Why Ignoring complexity kills your org.
Five ways to deal with it more effectively.
You can be doing everything right in your organisation and yet ‘success’ can often still be elusive, even for teams who you expect to be able to get there. Within the digital sphere, most of us understand the importance of agile principles, a positive culture, strong technical competency etc. So what’s missing? I’ve been struggling with this notion for a while and although there’s no straightforward answer, I’d argue that ignoring complexity plays a role.
I sat in a talk by Jose Casal-Gimenez about Business Agility and he introduced me to the concept of complex problems, differentiating them from ‘merely’ complicated ones.
Where he sees many businesses fall short is failing to acknowledge the difference and defaulting to solutions which are only fit for solving (merely) complicated problems.
His argument was that we’ve spent the last century successfully dealing with solving complicated problems, those which are repetitive, predictable, fixed and visible. But now we live in a new era, created by exponential growth in technology, transportation, global connectivity, inter-dependent systems etc, meaning many of the problems we attempt to resolve are “unique, unpredictable, evolving and invisible” — they are unpredictable, and indeterministic.
Irene Ng says, “We can determine complicated outcomes. We can only enable complex outcomes. We can specify complicated systems. We can only intervene in complex systems.”
James Hammersley writes in the same vein about how the new normal is being forced to tackle adaptive challenges, wicked problems and why in modern organisations we continue to fail at this time and again. He refers to Eddie Obeng, who takes the idea further still by arguing that recent generations have lived through a historical step-change towards a complex world, and that every few generations humanity will reinvent itself in a way that the previous generation would have found inconceivable.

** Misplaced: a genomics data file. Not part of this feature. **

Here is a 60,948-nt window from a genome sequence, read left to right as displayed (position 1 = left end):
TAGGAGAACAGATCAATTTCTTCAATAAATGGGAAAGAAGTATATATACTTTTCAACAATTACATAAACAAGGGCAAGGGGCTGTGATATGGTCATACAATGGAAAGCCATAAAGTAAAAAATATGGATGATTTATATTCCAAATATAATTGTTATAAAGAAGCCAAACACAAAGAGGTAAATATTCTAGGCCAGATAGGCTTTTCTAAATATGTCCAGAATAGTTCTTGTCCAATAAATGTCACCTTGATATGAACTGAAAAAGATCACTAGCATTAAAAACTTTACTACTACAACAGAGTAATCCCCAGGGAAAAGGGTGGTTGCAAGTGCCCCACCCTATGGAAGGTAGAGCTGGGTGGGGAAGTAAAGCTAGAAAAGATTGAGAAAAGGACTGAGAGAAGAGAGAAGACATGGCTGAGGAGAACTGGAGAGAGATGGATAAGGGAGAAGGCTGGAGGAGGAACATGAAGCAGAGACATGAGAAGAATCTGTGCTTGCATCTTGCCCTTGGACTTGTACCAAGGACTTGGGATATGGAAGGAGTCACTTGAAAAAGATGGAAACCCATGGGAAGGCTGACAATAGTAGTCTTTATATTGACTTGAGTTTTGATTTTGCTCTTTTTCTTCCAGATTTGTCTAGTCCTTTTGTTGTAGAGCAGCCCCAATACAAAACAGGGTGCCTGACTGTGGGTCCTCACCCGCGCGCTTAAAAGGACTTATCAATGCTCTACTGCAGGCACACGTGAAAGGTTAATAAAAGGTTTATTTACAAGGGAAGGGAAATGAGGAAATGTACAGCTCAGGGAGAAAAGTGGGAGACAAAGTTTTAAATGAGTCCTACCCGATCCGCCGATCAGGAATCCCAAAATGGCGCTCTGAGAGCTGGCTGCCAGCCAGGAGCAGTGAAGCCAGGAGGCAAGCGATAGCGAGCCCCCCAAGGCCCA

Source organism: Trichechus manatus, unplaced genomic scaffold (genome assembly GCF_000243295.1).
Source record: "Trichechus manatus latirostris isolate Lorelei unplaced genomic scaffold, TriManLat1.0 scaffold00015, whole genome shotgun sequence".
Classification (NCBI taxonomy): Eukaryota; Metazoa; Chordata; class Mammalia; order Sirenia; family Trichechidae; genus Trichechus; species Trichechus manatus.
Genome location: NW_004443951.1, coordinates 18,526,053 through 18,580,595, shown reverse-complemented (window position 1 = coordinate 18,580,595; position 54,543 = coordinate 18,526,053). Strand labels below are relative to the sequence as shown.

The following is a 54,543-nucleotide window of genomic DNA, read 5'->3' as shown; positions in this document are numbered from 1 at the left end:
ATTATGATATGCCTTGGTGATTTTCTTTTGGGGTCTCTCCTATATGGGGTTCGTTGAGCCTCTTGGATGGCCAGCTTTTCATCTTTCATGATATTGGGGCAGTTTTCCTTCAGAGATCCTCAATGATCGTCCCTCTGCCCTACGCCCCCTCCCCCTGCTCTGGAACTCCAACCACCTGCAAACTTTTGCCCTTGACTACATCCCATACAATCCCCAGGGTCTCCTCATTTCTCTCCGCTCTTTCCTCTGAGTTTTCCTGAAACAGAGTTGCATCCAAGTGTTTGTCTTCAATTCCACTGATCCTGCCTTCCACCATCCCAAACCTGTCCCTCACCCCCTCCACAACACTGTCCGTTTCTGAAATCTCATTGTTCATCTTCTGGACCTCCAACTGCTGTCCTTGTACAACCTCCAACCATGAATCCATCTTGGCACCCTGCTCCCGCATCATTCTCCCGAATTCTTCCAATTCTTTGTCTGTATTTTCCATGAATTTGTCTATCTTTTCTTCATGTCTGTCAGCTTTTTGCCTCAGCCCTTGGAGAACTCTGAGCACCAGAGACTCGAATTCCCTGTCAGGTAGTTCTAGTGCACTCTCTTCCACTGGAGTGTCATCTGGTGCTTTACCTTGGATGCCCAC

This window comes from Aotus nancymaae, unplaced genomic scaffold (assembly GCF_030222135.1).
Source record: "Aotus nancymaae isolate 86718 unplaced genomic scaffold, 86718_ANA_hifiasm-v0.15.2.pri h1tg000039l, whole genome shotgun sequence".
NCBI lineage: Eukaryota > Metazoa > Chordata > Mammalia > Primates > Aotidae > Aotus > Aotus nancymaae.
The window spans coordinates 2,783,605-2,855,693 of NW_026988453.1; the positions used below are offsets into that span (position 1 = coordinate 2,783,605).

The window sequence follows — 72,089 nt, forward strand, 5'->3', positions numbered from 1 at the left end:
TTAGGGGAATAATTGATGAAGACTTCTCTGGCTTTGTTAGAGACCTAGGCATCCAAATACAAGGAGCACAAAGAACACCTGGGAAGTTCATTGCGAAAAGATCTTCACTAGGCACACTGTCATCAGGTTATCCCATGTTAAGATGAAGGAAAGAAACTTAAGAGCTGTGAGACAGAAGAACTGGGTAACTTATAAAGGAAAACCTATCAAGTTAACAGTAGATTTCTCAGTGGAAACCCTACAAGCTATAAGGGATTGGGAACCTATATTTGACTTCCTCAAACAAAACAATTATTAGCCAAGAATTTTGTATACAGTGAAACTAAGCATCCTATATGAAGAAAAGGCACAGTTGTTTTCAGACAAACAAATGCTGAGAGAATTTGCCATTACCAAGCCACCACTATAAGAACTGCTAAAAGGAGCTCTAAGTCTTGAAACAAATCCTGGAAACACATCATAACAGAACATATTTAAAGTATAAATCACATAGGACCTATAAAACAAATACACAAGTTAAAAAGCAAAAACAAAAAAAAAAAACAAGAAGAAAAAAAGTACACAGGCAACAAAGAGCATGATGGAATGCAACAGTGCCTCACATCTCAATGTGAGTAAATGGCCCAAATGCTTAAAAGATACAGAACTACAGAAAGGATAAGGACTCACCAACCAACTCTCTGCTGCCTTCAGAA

In Eddie’s TED talk he argues that we have all recently undergone a profound transformation whereby the pace of change in the modern world has become faster than the speed of which we can learn. This is a fascinating notion, suggesting that whatever we learn now is already out of date. Take five minutes to clear your mind and just think about this.
Eddie’s ideas, developed in his 1997 book New Rules for the New World, are a great way of making the dilemma facing modern, digital businesses more perceptible. And both he and Jose are making the same point: we habitually try to tackle new world problems (complex ones) with old world solutions (designed for merely complicated ones).
This brings me on to the book I’ve been reading: Simple Rules by Kathleen Eisenhardt and Donald Sull. They validate this core message that the world has changed and that complexity is a reality, one that we have to deal with. But their antidote is to strive for simplicity where possible and cite many examples of so-called ‘Simple Rules’.
In positing these they are not dismissing the need for complicated or sophisticated models in many situations (take say meteorology). Though time and again they demonstrate quite convincingly how simple rules can be more effective than complicated ones in tackling even the most complex issues. Take defining some rules for what projects to prioritise when your company has limited time and resources. They cite Alex Behring who, when he became CEO of a cash-strapped Brazilian railway made four simple rules for what projects to take on:
- ones which remove bottlenecks to growing revenues;
- ones which provide benefits immediately;